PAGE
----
Earlier this year, a (literally) groundbreaking effort to drill into the impact crater of the asteroid that ended the age of the dinosaurs was hailed as a “fantastic success”. The team have since used this data to reconstruct the famous Earth-shattering event.
Reporting in the journal Science, the team led by the European Consortium for Ocean Research Drilling (ECORD) explain how the collision created an ephemeral soaring mass of rock many times higher than any mountain on Earth, before it collapsed in less than a few minutes or so.
“There were two models for the formation of large impact craters that were quite contradictory,” lead author Joanna Morgan, a professor of geophysics at Imperial College London, told BBC News. “One was relatively sedate. The one we’ve proven is much more dynamic and catastrophic. Much more energetic.”
This simulation, produced by Imperial College London's Gareth Collins, reveals the scale of the impact. The blue rocks here represent what eventually come to form the peak ring.
It was previously known that the 15-kilometer-wide (9.3-mile-wide) asteroid hit the Yucatan Peninsula off the coast of Mexico with the force of nearly a thousand atomic weapons. The rocks mobilized in the 180-kilometer-wide (110-mile-wide) Chicxulub crater were liquidized in an instant, and the entire region behaved like a fluid.
Detailed core samples from the partly submerged crater, combined with detailed mathematical modeling, have revealed the nearly unfathomable story of the apocalyptic impact. Within just 10 seconds, material was forced outwards from the core, which reached heights of over 25 kilometers (15.5 miles).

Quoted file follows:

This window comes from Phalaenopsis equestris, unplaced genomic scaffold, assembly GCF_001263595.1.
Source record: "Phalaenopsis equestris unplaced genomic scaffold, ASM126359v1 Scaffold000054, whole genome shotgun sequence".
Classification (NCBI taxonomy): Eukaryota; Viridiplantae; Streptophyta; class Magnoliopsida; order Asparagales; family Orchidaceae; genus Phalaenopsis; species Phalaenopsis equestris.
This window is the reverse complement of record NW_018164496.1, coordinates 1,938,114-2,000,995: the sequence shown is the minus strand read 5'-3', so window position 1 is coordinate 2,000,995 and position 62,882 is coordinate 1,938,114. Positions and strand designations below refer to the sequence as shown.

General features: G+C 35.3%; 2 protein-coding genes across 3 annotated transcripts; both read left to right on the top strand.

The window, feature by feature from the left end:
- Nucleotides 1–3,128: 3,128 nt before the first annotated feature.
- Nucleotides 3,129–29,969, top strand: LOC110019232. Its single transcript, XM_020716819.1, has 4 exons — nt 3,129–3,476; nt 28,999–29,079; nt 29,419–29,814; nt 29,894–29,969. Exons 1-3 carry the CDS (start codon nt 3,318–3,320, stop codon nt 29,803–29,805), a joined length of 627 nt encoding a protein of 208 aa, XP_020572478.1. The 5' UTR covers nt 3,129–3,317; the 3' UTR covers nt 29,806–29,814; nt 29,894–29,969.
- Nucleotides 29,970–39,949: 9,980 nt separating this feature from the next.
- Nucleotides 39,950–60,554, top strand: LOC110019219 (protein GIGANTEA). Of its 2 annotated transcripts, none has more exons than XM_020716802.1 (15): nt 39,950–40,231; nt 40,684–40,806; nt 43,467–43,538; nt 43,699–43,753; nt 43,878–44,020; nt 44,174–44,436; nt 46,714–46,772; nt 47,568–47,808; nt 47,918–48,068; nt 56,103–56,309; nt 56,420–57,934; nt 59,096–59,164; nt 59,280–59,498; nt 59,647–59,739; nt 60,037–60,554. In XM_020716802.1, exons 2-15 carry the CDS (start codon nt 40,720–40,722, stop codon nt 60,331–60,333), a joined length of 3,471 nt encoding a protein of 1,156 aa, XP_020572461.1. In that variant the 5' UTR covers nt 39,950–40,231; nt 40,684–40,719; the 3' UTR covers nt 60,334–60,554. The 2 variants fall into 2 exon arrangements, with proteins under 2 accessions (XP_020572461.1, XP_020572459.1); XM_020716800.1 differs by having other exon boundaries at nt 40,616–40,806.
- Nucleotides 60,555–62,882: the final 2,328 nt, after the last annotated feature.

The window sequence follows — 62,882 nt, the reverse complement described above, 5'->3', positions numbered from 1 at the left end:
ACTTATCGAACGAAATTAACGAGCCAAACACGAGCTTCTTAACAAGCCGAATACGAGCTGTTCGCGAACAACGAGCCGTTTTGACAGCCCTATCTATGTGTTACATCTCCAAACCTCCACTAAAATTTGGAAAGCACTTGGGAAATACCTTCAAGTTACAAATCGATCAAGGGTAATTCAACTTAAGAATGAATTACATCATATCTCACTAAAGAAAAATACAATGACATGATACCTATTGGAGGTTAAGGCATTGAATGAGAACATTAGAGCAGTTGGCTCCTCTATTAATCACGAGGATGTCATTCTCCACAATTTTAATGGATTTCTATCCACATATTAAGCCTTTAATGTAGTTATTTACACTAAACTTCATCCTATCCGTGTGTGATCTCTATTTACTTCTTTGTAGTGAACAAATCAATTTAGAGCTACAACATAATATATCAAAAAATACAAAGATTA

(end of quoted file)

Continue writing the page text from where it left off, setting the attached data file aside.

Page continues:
Around 45 seconds post-impact, the warping walls of the transient crater began to buckle and blast out fluid material back into the crater itself at hypersonic speeds. At just about a minute, the walls of material blasting outwards from the crater began to collapse down from their lofty heights across a radius of hundreds of kilometers.
Meanwhile, the core of the crater splashes inwards and upwards, breaching heights of 20 kilometers (12.4 miles) in just 60 seconds, before falling back in on itself about a minute later. This rebound produced the tower-like inner “peak ring” that the team managed to excavate.
The granite at this site was found to be deformed, stressed, and fractured to an unprecedented degree. It clearly represented a destructive journey, one that the team have successfully charted out.
This impact immediately changed the world. The fireball and megatsunamis gave way to the darkening of the sky and the collapse of food chains.
Although the non-avian dinosaurs were already in decline, the 66-million-year-old asteroid impact finished them off, along with somewhere between 50 and 75 percent of all life on Earth. Taking advantage, birds and mammal-like creatures promptly took over the planet.
Ultimately, this impact permitted the rise and reign of humanity. Now, thanks to science, we’re able to understand this remarkable story of regime change like never before.